Outdoor Canada captures elusive male target

Outdoor Canada, the country's only national outdoor sports magazine, has just completed its second year of new ownership and a revamped, more-focused editorial direction.

Outdoor Canada, the country’s only national outdoor sports magazine, has just completed its second year of new ownership and a revamped, more-focused editorial direction.

Media buyers and planners using this niche publication call the makeover a success, saying it really delivers on that hard-to-reach 25-to-54 male demo.

Heather Gilker, group account director at Initiative Media in Toronto, says she uses Outdoor Canada for Home Depot advertising and that it has been a very valuable tool for its target group.

‘[For Home Depot] we want to reach males that are within the 25-to-54 group, own a home, perhaps even own a vacation home, and have a relatively good household income. We do know, based on PMB, that a high percentage of the magazine’s readers are shopping at Home Depot. That certainly entices us to use Outdoor Canada,’ says Gilker.

‘It has a very efficient cost-per-thousand and maintains that level throughout all the other categories we look at, such as households that purchase tools.’

Outdoor Canada was launched in 1972 with an editorial focus that covered a broad range of outdoor sports. The eight-times-a-year magazine was purchased by Avid Media of Markham, Ont. in fall 1998 and reformatted for a narrower target of anglers and hunters.

PMB 2001 reports that Outdoor Canada has an average circulation of 82,422 per issue and one of the highest readers-per-copy numbers, 23.5, for consumer magazines with a 30,000-plus circulation.

Jacqueline Howe, publisher of Outdoor Canada, says the latest PMB numbers confirmed 2.1 million total readers per issue with about one-third of that female. Female readers aside, she says the book is strongest with adult males. From an age perspective, 38% of the audience is in the 35-to-49 bracket, while 27% of readers are between 25 and 34.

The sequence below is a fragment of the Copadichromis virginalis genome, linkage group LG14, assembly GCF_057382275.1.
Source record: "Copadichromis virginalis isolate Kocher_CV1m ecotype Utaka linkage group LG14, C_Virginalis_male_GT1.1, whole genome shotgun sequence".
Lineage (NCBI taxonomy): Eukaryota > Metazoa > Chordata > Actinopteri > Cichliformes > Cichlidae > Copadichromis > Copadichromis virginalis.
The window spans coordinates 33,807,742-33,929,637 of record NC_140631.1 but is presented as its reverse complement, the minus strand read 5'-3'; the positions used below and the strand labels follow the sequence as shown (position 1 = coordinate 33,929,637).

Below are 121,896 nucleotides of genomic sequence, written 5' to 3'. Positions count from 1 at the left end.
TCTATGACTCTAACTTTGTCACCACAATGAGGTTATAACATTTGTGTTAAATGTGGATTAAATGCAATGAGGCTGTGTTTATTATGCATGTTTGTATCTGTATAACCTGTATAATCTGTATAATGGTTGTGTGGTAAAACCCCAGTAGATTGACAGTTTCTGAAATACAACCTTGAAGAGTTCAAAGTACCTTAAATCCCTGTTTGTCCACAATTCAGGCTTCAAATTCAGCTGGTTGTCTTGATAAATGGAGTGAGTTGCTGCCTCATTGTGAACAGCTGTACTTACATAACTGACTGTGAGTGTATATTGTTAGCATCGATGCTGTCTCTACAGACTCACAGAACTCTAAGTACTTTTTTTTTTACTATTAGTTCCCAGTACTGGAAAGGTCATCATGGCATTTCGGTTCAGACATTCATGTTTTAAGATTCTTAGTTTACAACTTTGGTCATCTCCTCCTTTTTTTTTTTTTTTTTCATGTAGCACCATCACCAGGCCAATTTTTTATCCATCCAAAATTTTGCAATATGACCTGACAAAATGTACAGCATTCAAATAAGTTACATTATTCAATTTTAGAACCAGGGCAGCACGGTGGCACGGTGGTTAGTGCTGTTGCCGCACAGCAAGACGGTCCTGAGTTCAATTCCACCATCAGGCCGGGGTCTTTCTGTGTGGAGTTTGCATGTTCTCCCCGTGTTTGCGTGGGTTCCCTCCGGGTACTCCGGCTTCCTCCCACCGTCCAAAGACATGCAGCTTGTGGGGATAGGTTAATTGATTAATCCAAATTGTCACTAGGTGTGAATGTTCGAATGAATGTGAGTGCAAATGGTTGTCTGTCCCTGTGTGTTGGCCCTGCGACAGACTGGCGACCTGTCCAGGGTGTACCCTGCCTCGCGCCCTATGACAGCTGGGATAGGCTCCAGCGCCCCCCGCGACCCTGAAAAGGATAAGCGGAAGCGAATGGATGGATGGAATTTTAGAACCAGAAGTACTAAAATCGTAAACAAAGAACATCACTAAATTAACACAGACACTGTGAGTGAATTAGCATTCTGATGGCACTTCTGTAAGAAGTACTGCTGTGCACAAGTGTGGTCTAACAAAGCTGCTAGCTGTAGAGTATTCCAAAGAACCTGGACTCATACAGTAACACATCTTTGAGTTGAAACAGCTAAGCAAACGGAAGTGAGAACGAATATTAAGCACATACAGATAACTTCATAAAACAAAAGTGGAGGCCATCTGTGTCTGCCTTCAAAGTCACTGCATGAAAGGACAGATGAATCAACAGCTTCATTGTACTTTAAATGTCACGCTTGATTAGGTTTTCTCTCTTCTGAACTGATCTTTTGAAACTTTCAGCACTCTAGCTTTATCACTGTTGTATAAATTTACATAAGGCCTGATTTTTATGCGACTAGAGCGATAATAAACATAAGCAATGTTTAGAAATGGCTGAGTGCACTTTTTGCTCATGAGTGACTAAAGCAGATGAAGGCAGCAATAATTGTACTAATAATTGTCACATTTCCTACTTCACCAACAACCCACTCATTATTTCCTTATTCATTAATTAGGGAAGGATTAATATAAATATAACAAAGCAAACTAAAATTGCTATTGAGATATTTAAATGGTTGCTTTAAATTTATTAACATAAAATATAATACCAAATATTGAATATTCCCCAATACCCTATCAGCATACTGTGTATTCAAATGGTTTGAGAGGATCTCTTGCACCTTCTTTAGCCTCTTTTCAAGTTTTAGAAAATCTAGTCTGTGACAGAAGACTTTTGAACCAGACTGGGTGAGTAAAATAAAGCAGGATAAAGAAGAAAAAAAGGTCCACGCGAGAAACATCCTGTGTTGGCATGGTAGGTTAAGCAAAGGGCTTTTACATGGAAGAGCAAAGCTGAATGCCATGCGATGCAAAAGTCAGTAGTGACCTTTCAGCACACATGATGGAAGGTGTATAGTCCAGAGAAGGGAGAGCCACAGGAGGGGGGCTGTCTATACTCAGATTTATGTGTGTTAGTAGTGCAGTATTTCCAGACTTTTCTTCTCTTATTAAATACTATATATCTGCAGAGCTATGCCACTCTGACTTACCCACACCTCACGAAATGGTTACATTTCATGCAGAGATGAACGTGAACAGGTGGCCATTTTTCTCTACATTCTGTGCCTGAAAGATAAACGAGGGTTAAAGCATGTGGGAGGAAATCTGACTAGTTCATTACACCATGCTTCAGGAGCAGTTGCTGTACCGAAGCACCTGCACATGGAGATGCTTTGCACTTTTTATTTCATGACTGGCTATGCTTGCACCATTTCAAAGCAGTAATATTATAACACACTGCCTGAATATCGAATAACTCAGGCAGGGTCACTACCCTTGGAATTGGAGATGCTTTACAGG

‘The typical Outdoor Canada reader is very ecologically aware, a mix of blue and white collar, fairly mobile and travels a lot. He has a lot of disposable income to support the areas of interest to him, [such as] fishing and the outdoors.’

Howe says that since Avid purchased the magazine, there has been a rise in advertising categories outside of typical outdoor equipment, with automotive, men’s hair grooming and home improvement products joining the traditional boat, motor and hunting and fishing gear brands.

Kimberley Nash, media planning manager for OMD Canada, says reaching a male target group is always very difficult, particularly with magazines, because guys don’t spend a lot of time with them in general. But, she says, Outdoor Canada reaches a significant number of males.

‘I think overall it reaches 70% male readers, and something like 12% of all men read this magazine. I’ve looked at it from the perspective of automotive, but I think it’s also a good environment for outdoor wear, tourism and to some extent financial because readers tend to have a $50,000-plus income. There’s a good level of disposable income and good opportunities there.’

Nash adds that the publication is very flexible in creating interesting opportunities for media buyers. ‘[It has] good reach, is very targeted and [there is] the mentality of a vertical publication that’s fighting for share. They don’t take the results for granted.’

Niche interest magazines showed some serious gains in the latest PMB against general interest publications, Nash points out, indicating that a strategy that pursues client goals from a niche perspective is likely to get good results at a lower cost.